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Drilling into river rock?

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Forum topic by rivergirl posted 09-18-2010 02:33 PM 13517 views 0 times favorited 16 replies Add to Favorites Watch
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rivergirl

3201 posts in 2304 days


09-18-2010 02:33 PM

Topic tags/keywords: question drill-driver drill press rustic arts and crafts

What type of bit/process would you use to drill into river rock? I don’t have a drill press- so will need to use the trusty vice and big Milwaukee drill. I live on the river, and have all that free Pennsylvania Allegheny river rock so I thought I could turn the rocks into some projects but need to drill like tiny holes for say inserting hardware for cabinet pulls- bigger holes for making candle holders etc. (Free is my mantra..) Thanks!
Also for attaching hardware to rock- epoxy you think?

-- Homer : "Oh, and how is education supposed to make me feel smarter? Besides, every time I learn something new, it pushes some old stuff out of my brain."


16 replies so far

View helluvawreck's profile

helluvawreck

23189 posts in 2332 days


#1 posted 09-18-2010 02:48 PM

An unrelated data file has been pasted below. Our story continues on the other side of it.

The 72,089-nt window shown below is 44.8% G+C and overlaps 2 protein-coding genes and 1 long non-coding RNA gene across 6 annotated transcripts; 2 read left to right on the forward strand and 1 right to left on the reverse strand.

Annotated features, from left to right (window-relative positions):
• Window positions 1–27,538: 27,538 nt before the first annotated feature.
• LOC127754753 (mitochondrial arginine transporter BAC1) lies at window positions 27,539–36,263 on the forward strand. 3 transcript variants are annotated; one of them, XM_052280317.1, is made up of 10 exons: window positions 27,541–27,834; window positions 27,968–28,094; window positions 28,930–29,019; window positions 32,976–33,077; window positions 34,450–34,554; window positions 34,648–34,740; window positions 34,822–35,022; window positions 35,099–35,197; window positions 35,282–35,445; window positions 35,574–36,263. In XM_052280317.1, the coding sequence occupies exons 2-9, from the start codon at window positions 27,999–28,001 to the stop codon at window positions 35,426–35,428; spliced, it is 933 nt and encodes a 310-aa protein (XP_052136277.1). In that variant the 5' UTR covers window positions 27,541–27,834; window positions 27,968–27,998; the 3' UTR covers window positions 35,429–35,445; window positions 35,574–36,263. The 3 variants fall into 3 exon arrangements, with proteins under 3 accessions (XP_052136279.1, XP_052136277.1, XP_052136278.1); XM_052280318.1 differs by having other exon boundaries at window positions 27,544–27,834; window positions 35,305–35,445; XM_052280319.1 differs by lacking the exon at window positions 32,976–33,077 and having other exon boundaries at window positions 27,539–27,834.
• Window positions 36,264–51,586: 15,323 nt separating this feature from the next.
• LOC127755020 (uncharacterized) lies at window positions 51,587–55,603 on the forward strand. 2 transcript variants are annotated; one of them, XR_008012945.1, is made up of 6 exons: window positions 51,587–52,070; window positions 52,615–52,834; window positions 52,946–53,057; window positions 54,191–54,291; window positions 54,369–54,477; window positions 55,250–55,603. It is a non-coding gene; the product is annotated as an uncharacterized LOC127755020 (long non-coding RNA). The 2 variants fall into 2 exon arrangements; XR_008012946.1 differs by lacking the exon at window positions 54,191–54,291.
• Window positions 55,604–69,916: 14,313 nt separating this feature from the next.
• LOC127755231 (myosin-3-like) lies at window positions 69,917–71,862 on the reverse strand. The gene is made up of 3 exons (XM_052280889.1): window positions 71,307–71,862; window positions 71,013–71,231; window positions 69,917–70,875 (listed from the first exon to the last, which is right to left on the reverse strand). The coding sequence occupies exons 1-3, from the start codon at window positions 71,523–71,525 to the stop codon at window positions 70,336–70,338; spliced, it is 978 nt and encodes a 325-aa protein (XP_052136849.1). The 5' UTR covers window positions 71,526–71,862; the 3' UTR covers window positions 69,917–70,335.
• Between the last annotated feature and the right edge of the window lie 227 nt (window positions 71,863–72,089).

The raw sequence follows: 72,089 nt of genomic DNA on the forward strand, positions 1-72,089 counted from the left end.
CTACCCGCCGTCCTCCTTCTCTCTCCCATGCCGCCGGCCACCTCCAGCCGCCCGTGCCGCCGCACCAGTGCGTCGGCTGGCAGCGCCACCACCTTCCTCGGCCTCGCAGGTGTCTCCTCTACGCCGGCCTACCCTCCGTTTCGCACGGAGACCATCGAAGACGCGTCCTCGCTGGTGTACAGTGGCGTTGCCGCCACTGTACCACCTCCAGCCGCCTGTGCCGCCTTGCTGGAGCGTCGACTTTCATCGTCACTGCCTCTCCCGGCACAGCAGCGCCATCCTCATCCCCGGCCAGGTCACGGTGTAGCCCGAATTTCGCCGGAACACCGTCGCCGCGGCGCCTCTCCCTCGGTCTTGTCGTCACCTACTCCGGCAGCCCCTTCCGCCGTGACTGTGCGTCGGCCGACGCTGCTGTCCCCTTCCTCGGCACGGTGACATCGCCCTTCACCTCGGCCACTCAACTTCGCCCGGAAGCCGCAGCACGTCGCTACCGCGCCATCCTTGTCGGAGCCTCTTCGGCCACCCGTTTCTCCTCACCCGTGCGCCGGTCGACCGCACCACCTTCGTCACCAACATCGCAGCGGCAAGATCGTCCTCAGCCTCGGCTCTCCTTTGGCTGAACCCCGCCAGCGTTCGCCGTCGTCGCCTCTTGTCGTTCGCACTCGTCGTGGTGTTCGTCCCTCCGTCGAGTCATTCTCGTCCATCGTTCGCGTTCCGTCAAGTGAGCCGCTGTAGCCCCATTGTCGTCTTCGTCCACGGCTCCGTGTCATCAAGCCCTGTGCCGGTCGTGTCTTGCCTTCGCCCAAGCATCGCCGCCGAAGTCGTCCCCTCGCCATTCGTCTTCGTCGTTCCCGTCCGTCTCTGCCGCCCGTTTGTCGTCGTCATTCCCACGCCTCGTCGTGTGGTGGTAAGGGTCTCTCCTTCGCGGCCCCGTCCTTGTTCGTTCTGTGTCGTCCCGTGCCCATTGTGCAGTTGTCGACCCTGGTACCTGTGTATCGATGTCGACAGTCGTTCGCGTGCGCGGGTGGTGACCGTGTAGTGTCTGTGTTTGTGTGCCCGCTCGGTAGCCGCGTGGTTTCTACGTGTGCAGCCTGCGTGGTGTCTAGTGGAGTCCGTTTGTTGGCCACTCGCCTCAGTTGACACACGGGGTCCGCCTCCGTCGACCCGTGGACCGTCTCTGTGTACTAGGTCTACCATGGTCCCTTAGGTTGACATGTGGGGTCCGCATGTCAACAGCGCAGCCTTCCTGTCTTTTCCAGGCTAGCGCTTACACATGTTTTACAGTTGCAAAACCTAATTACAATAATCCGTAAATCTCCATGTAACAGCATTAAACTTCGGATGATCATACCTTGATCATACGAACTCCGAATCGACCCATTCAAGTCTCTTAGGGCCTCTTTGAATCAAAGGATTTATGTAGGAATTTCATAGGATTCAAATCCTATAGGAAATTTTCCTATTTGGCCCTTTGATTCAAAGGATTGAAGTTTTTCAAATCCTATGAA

Check this search out, rivergirl

You might need a small drill press. You could get a table top drill press. They’re not that expensive. :)

-- If a man does not keep pace with his companions, perhaps it is because he hears a different drummer. Let him step to the music which he hears, however measured or far away. Henry David Thoreau

View patron's profile

patron

13538 posts in 2807 days


#2 posted 09-18-2010 02:55 PM

any hardware store has ‘tapcon’ screws ,

http://www.sierraanchors.com/TapconAnchors.html

(i like the ‘hex head , easier to drive)
the blue ones
in various sizes
in a package
they have a masonry bit included
(dedicated sizes for screw size)
just drill hole (make slightly deeper than screw length ,
and clean out dust) .
insert screw once ,repeats will break the bond .

and yes epoxy is good for glueing .

-- david - only thru kindness can this world be whole . If we don't succeed we run the risk of failure. Dan Quayle

View richgreer's profile

richgreer

4541 posts in 2540 days


#3 posted 09-18-2010 03:02 PM

Drilling goes much easier with a hammer drill – preferably a heavy one. My hammer drill is the only corded drill in my shop.

-- Rich, Cedar Rapids, IA - I'm a woodworker. I don't create beauty, I reveal it.

View Raftermonkey's profile

Raftermonkey

560 posts in 2379 days


#4 posted 09-18-2010 03:23 PM

I second what Rich and David said. Hammer drill and masonry bit.